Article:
chef talk bella kline

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CHEF TALK: Bella Kline, Pen & Quill

After years of wrangling, a massive renovation and grand opening with the mayor and VIPs, the reincarnation of the iconic Chesapeake restaurant never hit its stride. The Karzai family, which owns b Bistro, The Helmand and neighboring Tapas Teatro, pulled out of the original project in 2011, but stepped back in. They reorganized the dining room, freshened the menu and hired chef Bella Kline, 24, who has worked at Chameleon in Baltimore and Chicago’s Michelin-starred Longman & Eagle. Pen & Quill opened in late summer.

What’s your cooking style?
My training has been very French. Things like choucroute garnie (sauerkraut and pork). But here we’re doing it with more of a Korean profile, with fish sauce and ginger, a marriage of sauerkraut and kimchi.

What was it like to work at a Michelin-starred restaurant?
The biggest thing was the expectation for your knife work. There’s only one way to do a brunoise, that’s a small dice. The Longman & Eagle chef, Jared Wentworth, is the kind of guy I love working for. It was like a well-manicured pirate ship. He’s crazy and wants everyone to have fun. But if something isn’t perfect, it’s going in the trashcan. You sit up a little straighter when he’s around.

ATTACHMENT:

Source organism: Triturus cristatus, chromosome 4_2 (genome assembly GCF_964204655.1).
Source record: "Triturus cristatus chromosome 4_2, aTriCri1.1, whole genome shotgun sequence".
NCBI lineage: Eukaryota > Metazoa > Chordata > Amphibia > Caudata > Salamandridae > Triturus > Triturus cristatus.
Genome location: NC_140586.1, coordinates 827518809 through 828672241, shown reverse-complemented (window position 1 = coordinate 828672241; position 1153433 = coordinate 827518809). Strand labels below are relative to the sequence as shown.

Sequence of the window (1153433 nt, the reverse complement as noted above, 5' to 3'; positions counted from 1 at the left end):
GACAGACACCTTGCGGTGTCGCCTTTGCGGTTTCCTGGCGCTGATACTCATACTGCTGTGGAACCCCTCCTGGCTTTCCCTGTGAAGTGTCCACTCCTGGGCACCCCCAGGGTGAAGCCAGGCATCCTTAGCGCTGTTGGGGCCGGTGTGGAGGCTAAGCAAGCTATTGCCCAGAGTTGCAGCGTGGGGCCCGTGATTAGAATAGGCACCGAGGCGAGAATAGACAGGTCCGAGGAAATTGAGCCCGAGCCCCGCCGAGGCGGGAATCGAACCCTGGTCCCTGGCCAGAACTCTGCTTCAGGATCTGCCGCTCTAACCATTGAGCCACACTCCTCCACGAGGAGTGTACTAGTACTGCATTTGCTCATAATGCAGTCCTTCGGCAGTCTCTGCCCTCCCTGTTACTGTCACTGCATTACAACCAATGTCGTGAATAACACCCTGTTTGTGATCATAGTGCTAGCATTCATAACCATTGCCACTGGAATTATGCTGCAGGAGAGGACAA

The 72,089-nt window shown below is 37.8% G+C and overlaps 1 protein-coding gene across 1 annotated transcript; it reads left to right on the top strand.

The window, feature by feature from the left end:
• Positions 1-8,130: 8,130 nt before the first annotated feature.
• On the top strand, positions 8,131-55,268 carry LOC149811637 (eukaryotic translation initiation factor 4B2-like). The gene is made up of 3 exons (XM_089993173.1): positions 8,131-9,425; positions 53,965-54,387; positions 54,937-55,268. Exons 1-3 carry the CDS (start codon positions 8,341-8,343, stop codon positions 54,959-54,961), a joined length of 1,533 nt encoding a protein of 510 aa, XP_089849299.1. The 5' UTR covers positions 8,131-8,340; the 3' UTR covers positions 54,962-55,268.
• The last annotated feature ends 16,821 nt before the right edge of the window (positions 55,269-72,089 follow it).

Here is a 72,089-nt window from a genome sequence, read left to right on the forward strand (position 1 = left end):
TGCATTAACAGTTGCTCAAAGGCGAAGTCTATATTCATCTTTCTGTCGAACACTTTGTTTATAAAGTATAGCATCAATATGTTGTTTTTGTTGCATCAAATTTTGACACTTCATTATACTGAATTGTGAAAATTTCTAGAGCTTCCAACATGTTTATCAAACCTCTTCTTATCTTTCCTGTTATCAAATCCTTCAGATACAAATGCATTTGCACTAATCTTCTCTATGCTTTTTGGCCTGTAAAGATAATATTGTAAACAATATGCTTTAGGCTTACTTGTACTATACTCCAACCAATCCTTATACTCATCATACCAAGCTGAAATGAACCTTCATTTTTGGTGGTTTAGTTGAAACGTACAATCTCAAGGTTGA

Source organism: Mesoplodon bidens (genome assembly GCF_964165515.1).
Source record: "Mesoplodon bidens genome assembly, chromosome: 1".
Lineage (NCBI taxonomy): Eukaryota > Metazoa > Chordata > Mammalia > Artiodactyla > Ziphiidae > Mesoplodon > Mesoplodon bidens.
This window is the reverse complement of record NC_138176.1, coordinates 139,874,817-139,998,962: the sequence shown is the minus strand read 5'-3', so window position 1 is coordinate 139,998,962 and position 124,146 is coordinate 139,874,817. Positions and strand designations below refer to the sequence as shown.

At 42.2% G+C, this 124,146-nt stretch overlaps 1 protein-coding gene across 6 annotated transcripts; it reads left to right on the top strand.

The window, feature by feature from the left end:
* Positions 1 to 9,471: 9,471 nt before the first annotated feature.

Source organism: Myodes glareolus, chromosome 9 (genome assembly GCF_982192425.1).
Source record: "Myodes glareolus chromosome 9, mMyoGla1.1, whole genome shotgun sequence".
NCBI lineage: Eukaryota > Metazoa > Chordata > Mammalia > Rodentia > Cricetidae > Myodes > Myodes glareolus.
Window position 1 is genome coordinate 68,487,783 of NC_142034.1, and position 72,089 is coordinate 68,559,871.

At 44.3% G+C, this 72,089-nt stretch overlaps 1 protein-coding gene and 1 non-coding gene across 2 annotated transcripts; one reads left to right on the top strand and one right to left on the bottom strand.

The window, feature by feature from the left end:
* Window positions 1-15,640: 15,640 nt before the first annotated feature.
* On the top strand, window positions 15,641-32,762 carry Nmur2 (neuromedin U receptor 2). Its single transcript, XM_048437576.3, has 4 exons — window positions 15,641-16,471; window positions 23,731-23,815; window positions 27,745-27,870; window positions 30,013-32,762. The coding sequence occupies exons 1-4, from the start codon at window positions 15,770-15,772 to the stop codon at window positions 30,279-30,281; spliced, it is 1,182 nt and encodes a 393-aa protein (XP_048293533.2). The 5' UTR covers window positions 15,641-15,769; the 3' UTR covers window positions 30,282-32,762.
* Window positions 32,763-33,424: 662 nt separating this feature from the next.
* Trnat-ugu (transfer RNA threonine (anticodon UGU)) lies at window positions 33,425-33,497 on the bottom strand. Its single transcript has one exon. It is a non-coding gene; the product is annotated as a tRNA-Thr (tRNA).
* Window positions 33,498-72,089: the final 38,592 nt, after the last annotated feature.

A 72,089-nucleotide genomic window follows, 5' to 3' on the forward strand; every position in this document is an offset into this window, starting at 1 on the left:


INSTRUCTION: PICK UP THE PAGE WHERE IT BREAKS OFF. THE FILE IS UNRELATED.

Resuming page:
Is that the kind of kitchen you run?
I definitely want to have the respect from my cooks that I had for him. I want them to be the best they can be.

How did you find out about the job?
My sister, Naomi Kline, is beverage director here. She was long-term bartender at Tapas before Helmand brought her here.

Why do you think the Chesapeake tanked?
All that I’ve heard is, whatever they were trying to do didn’t work. Maybe it was the design of the dining room: A huge wall divided in half. If a server can’t see your table, they don’t know what you need.

How do you make an amazing experience?
It’s not just about the food. We want to be the friendliest restaurant in town. The Karzais are very present. Normally in restaurants, something breaks and you say, “Where’s the duct tape?” Here, if something breaks they fix it. We had a really big flood the first weekend the restaurant opened. It was Quayum [Karzai] cleaning it up in the morning.

You ‘thru-hiked’ the Appalachian Trail with your fiancée, Meaghan. How did that work out?
It was our “Can we spend the rest of our lives together?” test. We passed.

What did you eat?
I started out pretty ambitious. Our packs were the heaviest. But when you’re walking 20 miles a day, you can easily eat everything. So we got more realistic. It became more of a freeze-dried life. Some hikers wasted away to nothing. I was the strongest I’ve ever been. You take your pack off, you feel you could do anything.

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